[sf-lug] Posting and Announcement
alamozzz at yahoo.com
Thu Jun 15 12:19:25 PDT 2006
There has been some weirdness lately concerning Lenovo's commitment to Linux, but I don't think it really affects whether the new ThinkPads will run Linux. Traditionally, ThinkPads run Linux well without major installation problems. Some Linux distros are better at supporting newer hardware (especially newer processor/motherboard chipsets) than others. I'm not sure if Red Hat falls into the "cutting-edge" category, I tend to think it doesn't. Rick Moen may have some information concerning this. You may also try contacting someone at Red Hat.
jim stockford <jim at well.com> wrote:
thank you for the info. good stuff, consider yourself
I'm shopping the lenovo website for a thinkpad,
but i want to put RHEL 4 on it and have the wifi
and CD/DVD burner work. I cannot find convincing
data to that effect.
Got suggestions or encouragement? If I buy it, do
you know of anyone who'd help me get things to
work the way I want (I'm willing to pay money)?
On Jun 15, 2006, at 9:57 AM, Adrien Lamothe wrote:
> The "BE" stands for "Broadband Engine", it is just a name, meant to
> indicate the blazing speed at which the processor operates. The Cell
> Processor (or Cell Broadband Engine, whichever you prefer) promises to
> completely revolutionize computing. It is basically an extended Power5
> processor, but with higher memory bus bandwidth and nine execution
> cores:ï¿½ a central "Power Processor Element" and eight "Synergistic
> Processor Elements". Linux is being ported to it, and Sun has just
> agreed to port Solaris to it. The CBE is the processor for Sony's new
> PlayStation3. According to IBM, the CBE will be used across the full
> spectrum of computing devices, from mainframes down to cell phones.
> My only concerns about the CBE are power consumption and heat
> generation/dissipation and the associated thermal management
> requirements. That is what most likely may cause problems.
> I too believe Linux has reached a "tipping point" (a currently trendy
> phrase), and that the IBM CBE will play an important role in Linux
> adoption. O'Reilly published an article of mine asserting this, you
> can read it at:ï¿½
> One of my predictions in the article recently came true:ï¿½ Lenovo is
> now offering ThinkPads at unbelievably low prices (thanks to the
> incredibly efficient cost of production in China). You can get a
> Celeron M ThinkPad for $499, a Pentium M ThinkPad for $679 and a Core
> Duo Thinkpad for $999 (the latter two with Windows XP Professional).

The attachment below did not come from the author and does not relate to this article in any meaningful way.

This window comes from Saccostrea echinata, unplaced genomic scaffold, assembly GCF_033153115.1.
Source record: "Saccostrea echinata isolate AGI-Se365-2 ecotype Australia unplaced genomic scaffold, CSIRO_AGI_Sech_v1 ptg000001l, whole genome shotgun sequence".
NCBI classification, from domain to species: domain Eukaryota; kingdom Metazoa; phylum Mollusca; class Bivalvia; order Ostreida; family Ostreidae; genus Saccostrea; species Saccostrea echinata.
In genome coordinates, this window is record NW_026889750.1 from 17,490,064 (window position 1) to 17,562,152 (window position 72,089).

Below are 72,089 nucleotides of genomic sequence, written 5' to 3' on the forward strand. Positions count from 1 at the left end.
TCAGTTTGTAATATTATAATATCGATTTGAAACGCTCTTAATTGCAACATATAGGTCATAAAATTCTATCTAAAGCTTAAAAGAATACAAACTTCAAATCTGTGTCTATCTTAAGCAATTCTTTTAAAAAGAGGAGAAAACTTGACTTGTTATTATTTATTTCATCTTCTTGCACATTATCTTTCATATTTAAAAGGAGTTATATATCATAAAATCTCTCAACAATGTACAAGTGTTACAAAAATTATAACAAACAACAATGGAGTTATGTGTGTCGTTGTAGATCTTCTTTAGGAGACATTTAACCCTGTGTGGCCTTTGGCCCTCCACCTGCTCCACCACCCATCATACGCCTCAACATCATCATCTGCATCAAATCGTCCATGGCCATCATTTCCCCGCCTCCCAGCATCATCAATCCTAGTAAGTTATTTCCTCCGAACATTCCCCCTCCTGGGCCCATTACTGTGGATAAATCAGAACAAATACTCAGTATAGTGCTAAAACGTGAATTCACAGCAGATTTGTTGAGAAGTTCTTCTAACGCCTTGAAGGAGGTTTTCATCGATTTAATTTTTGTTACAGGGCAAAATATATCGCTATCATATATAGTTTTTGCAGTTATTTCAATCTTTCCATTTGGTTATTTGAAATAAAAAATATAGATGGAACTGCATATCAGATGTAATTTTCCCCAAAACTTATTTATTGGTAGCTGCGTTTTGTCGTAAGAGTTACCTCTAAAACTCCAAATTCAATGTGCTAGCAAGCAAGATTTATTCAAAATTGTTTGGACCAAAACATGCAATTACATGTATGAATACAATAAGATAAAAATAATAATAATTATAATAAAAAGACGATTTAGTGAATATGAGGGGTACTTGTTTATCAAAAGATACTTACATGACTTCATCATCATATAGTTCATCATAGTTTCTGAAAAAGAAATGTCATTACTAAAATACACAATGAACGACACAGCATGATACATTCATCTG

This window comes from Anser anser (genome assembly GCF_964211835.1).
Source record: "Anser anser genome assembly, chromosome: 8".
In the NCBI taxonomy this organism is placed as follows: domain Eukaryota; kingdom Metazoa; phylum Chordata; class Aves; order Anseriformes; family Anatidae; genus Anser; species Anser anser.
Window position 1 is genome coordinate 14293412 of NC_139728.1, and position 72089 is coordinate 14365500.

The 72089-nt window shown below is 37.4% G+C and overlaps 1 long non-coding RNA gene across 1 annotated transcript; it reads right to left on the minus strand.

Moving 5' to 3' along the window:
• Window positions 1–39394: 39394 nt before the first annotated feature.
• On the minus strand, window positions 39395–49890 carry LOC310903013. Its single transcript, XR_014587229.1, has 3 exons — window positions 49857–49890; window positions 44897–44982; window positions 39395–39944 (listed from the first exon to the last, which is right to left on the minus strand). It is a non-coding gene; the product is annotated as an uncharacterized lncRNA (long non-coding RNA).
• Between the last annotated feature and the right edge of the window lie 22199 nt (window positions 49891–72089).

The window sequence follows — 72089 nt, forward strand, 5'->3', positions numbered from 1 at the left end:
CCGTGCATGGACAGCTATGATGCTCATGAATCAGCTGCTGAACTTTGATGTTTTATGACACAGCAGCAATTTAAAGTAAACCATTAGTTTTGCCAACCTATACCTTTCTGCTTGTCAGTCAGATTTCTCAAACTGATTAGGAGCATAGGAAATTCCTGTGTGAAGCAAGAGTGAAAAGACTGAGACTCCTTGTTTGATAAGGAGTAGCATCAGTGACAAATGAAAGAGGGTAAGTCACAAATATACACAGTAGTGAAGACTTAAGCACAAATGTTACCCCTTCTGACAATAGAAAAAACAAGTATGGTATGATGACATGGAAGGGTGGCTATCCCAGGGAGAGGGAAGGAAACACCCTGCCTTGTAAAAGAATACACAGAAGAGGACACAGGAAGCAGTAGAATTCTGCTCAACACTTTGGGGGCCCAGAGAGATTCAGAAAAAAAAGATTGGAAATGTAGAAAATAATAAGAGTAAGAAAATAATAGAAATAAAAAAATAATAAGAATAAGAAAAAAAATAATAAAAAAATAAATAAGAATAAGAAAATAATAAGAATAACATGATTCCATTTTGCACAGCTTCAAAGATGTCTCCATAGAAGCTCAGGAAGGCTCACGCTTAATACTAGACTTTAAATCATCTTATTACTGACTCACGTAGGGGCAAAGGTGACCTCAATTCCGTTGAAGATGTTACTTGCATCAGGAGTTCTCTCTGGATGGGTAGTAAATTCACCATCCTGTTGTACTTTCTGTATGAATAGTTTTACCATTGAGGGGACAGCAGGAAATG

> So now Lenovo can compete with Dell on a price basis. That was the
> Developing software that takes advantage of multi-core processors is a
> bit more challenging, you have to write multi-threaded software. I
> recently posted an article speaking about this, you can read it at
> I would like to write about some details of the CBE, but the licensing
> terms of the CBE software development kit and CBE simulator (which
> runs on Fedora Core 4)ï¿½ prevent anyone from writing about them. In
> fact, after reading the licensing terms I decided not to download
> those two packages (IBM asks you to agree with the licensing terms
> before you download the packages.)
> If all of this seems like shameless self-promotion, it is.
> jim stockford wrote:
> Momtaheni's Posting and Announcement seems to
> announce activities pertaining to linux running on IBM's
> new cell CPU. I'd like to know what's this BE business
> (as in "cell BE")?
> This strikes me as potentially important as IBM has
> a big and high quality RnD department and the cell
> CPU is touted as a worthy alternative to Intel's (and
> others') offerings.
> If IBM is pushing the cell CPU, what machines will
> appear? "Back room" machines for sure, possibly new
> user (desktop, gaming...) machines, too, maybe new
> data and service appliances.
> The computer user community at large seems to be
> at some kind of breaking point: open source is gaining
> popularity, linux is increasing market share with a new
> push for desktop use, there are cracks in the paradigms
> for embedded systems (calls for more CPUs rather
> than more complex software, for one example).
> There's a new spate of product offerings that are
> services for users: google's calendar/email/im/
> spreadsheet..., zimbra's on-line office productivity
> services (word processor, spreadsheet, calendar, data
> management--basically an office anywhere--for less
> than $30 per month), Foldera's new organization/
> collaboration online service (seems no charge for now).
> And if the One Laptop One Child initiative really takes
> off, there will be a huge infusion of new linux users
> using mesh networking on the internet: what new
> ideas will emerge from them?
> All of the above threatens Microsoft's hold on the
> market: significantly, its paradigms for use are
> For sure there's a sea change coming, and news of
> Linux on the cell CPU may portend something.
> On Jun 13, 2006, at 12:10 PM, Ida A Momtaheni wrote:
> > Hello,
> > I would like to post the information below about the PA Technical
> > Briefing below to your website please.
> > Cell BE programming and extensions to Linux
> > Link to Website:
> > http://www.ibm.com/developerworks/offers/techbriefings/details/
> > Briefing
> > Join us while we explore the details of Cell Broadband Engine (Cell
> > BE) programming. This Tech briefing provides a comprehensive
> > overview of the Cell BE architecture, programming models, and
> > development environment. You will learn all about Cell BE standards
> > like the application binary interface specifications, SPE C/C++
> > language extensions, SPE assembly language specification,
> > simulator, Cell BE simulator debugging environment, and Cell BE
> > extensions to Linux.
> > Thanks,
> > Ida Momtaheni
> > developerWorks
> > IBM Corporation
> > 425 Market St.
> > San Francisco, CA 94105
> > iamomtah at us.ibm.com
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